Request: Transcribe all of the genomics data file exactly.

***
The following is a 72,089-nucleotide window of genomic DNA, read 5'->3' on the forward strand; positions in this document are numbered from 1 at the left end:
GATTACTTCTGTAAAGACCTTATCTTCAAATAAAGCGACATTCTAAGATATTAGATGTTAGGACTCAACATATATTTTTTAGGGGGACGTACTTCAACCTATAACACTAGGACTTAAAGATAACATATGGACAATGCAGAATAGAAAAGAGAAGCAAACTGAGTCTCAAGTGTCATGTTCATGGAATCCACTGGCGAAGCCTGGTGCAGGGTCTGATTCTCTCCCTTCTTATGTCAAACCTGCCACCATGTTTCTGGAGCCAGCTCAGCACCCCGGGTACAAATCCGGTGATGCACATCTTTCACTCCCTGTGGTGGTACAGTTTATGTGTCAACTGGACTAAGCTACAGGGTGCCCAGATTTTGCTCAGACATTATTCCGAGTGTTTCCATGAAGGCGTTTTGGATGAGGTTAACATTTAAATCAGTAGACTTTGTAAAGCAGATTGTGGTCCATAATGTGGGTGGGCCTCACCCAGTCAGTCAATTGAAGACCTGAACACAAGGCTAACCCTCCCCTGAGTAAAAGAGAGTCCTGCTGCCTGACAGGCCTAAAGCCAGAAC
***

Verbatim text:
The following is a 72,089-nucleotide window of genomic DNA, read 5'->3' on the forward strand; positions in this document are numbered from 1 at the left end:
GATTACTTCTGTAAAGACCTTATCTTCAAATAAAGCGACATTCTAAGATATTAGATGTTAGGACTCAACATATATTTTTTAGGGGGACGTACTTCAACCTATAACACTAGGACTTAAAGATAACATATGGACAATGCAGAATAGAAAAGAGAAGCAAACTGAGTCTCAAGTGTCATGTTCATGGAATCCACTGGCGAAGCCTGGTGCAGGGTCTGATTCTCTCCCTTCTTATGTCAAACCTGCCACCATGTTTCTGGAGCCAGCTCAGCACCCCGGGTACAAATCCGGTGATGCACATCTTTCACTCCCTGTGGTGGTACAGTTTATGTGTCAACTGGACTAAGCTACAGGGTGCCCAGATTTTGCTCAGACATTATTCCGAGTGTTTCCATGAAGGCGTTTTGGATGAGGTTAACATTTAAATCAGTAGACTTTGTAAAGCAGATTGTGGTCCATAATGTGGGTGGGCCTCACCCAGTCAGTCAATTGAAGACCTGAACACAAGGCTAACCCTCCCCTGAGTAAAAGAGAGTCCTGCTGCCTGACAGGCCTAAAGCCAGAAC